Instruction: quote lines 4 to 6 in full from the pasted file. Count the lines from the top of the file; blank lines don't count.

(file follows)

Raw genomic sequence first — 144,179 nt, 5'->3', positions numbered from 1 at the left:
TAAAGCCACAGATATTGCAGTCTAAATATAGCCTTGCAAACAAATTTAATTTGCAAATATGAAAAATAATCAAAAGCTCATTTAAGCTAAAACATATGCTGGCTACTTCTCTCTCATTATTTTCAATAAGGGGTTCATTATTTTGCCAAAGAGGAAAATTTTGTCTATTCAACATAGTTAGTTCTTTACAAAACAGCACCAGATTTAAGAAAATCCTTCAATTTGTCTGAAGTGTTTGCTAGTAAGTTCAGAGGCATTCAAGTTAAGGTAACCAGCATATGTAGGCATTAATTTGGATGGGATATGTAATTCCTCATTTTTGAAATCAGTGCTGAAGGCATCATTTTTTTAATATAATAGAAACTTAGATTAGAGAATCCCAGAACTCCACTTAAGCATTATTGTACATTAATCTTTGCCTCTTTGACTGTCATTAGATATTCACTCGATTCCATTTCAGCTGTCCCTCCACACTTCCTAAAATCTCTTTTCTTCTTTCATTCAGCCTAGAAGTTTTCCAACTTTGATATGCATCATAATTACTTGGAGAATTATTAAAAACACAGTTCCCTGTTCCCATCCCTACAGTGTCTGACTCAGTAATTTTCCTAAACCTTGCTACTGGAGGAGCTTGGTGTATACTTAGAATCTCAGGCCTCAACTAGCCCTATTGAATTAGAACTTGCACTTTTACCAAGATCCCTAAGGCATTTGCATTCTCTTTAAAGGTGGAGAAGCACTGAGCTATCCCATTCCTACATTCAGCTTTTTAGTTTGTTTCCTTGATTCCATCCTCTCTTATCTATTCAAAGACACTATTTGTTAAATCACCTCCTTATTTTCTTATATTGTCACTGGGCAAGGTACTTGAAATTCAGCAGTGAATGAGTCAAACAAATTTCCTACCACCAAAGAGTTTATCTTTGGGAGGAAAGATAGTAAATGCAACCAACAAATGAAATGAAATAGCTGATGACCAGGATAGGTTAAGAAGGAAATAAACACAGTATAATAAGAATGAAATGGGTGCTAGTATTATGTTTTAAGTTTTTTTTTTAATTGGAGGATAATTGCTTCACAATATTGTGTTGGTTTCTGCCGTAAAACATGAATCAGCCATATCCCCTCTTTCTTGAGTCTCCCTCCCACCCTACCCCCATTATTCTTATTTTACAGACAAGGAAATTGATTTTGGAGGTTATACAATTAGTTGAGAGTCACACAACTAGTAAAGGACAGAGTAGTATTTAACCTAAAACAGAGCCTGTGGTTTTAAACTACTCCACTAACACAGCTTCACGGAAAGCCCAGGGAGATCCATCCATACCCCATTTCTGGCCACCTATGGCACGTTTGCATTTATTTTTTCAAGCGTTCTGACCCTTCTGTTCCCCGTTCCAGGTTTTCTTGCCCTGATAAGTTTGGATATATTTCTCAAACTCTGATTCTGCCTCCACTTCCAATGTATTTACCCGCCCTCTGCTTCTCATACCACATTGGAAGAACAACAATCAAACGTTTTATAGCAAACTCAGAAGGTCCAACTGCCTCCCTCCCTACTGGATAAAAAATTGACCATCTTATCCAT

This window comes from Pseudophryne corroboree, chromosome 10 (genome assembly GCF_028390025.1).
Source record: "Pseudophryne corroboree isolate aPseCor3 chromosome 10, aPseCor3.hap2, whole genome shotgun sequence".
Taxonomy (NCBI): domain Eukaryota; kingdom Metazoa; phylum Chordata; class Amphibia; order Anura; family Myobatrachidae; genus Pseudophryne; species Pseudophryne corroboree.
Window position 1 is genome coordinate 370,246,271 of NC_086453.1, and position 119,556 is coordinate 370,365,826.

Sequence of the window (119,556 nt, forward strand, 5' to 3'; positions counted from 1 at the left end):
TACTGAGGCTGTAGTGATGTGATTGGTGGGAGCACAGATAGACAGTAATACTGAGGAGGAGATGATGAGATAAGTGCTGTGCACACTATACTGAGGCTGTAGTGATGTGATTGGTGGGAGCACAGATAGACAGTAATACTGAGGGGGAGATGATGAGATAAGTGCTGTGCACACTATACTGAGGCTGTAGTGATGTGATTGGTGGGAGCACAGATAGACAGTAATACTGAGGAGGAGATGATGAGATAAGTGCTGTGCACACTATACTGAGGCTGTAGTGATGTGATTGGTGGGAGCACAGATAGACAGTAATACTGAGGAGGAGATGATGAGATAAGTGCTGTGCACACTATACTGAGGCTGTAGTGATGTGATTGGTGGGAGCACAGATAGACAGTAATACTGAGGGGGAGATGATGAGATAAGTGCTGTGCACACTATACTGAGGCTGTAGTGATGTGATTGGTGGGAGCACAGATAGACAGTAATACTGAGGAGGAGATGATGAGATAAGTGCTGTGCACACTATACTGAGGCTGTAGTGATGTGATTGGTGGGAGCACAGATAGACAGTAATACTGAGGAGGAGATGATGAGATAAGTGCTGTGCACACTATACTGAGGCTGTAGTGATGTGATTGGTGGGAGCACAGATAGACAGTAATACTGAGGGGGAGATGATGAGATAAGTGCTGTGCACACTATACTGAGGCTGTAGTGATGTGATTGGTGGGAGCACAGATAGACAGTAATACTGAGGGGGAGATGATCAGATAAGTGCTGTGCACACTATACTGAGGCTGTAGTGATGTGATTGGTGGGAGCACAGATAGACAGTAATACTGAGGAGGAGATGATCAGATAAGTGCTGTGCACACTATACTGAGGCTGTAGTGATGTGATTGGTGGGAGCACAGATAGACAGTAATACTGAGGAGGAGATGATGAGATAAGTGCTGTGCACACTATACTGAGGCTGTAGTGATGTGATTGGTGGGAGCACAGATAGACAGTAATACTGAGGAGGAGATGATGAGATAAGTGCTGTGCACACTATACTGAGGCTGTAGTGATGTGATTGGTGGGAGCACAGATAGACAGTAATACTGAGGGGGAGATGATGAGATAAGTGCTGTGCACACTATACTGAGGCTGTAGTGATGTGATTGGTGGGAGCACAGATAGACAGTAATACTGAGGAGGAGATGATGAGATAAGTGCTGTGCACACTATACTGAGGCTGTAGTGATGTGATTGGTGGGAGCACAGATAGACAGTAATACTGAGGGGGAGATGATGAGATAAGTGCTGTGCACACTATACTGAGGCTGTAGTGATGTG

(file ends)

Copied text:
Source record: "Pseudophryne corroboree isolate aPseCor3 chromosome 10, aPseCor3.hap2, whole genome shotgun sequence".
Taxonomy (NCBI): domain Eukaryota; kingdom Metazoa; phylum Chordata; class Amphibia; order Anura; family Myobatrachidae; genus Pseudophryne; species Pseudophryne corroboree.
Window position 1 is genome coordinate 370,246,271 of NC_086453.1, and position 119,556 is coordinate 370,365,826.